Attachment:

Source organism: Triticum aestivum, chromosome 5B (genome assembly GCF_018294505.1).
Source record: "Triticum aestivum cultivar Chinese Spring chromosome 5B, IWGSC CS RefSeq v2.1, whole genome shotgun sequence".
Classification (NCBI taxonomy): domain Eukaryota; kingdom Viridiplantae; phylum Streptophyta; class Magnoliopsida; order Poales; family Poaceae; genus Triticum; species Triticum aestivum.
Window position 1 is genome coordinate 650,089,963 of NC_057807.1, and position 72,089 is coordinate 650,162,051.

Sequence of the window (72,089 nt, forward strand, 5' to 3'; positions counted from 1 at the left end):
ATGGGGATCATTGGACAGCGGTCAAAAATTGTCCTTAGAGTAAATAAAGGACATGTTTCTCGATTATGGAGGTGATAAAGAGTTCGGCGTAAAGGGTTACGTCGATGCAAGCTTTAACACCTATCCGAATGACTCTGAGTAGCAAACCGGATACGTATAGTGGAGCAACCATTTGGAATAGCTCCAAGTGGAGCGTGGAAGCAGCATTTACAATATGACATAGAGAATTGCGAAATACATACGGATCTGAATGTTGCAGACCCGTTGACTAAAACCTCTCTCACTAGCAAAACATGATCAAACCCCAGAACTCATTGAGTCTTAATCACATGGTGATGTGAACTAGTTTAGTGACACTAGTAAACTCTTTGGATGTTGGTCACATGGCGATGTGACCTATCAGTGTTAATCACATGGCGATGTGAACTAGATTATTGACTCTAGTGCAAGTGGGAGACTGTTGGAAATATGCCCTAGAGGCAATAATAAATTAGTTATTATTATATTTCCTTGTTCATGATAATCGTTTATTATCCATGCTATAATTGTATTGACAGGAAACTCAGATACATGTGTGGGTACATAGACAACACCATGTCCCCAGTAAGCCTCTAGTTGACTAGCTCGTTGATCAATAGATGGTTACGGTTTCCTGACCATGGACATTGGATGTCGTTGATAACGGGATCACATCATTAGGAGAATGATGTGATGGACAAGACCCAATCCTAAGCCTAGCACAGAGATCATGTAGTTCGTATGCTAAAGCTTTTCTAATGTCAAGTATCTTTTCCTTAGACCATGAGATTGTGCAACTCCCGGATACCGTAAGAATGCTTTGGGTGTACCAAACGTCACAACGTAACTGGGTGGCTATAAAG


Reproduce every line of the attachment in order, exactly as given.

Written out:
Source organism: Triticum aestivum, chromosome 5B (genome assembly GCF_018294505.1).
Source record: "Triticum aestivum cultivar Chinese Spring chromosome 5B, IWGSC CS RefSeq v2.1, whole genome shotgun sequence".
Classification (NCBI taxonomy): domain Eukaryota; kingdom Viridiplantae; phylum Streptophyta; class Magnoliopsida; order Poales; family Poaceae; genus Triticum; species Triticum aestivum.
Window position 1 is genome coordinate 650,089,963 of NC_057807.1, and position 72,089 is coordinate 650,162,051.

Sequence of the window (72,089 nt, forward strand, 5' to 3'; positions counted from 1 at the left end):
ATGGGGATCATTGGACAGCGGTCAAAAATTGTCCTTAGAGTAAATAAAGGACATGTTTCTCGATTATGGAGGTGATAAAGAGTTCGGCGTAAAGGGTTACGTCGATGCAAGCTTTAACACCTATCCGAATGACTCTGAGTAGCAAACCGGATACGTATAGTGGAGCAACCATTTGGAATAGCTCCAAGTGGAGCGTGGAAGCAGCATTTACAATATGACATAGAGAATTGCGAAATACATACGGATCTGAATGTTGCAGACCCGTTGACTAAAACCTCTCTCACTAGCAAAACATGATCAAACCCCAGAACTCATTGAGTCTTAATCACATGGTGATGTGAACTAGTTTAGTGACACTAGTAAACTCTTTGGATGTTGGTCACATGGCGATGTGACCTATCAGTGTTAATCACATGGCGATGTGAACTAGATTATTGACTCTAGTGCAAGTGGGAGACTGTTGGAAATATGCCCTAGAGGCAATAATAAATTAGTTATTATTATATTTCCTTGTTCATGATAATCGTTTATTATCCATGCTATAATTGTATTGACAGGAAACTCAGATACATGTGTGGGTACATAGACAACACCATGTCCCCAGTAAGCCTCTAGTTGACTAGCTCGTTGATCAATAGATGGTTACGGTTTCCTGACCATGGACATTGGATGTCGTTGATAACGGGATCACATCATTAGGAGAATGATGTGATGGACAAGACCCAATCCTAAGCCTAGCACAGAGATCATGTAGTTCGTATGCTAAAGCTTTTCTAATGTCAAGTATCTTTTCCTTAGACCATGAGATTGTGCAACTCCCGGATACCGTAAGAATGCTTTGGGTGTACCAAACGTCACAACGTAACTGGGTGGCTATAAAG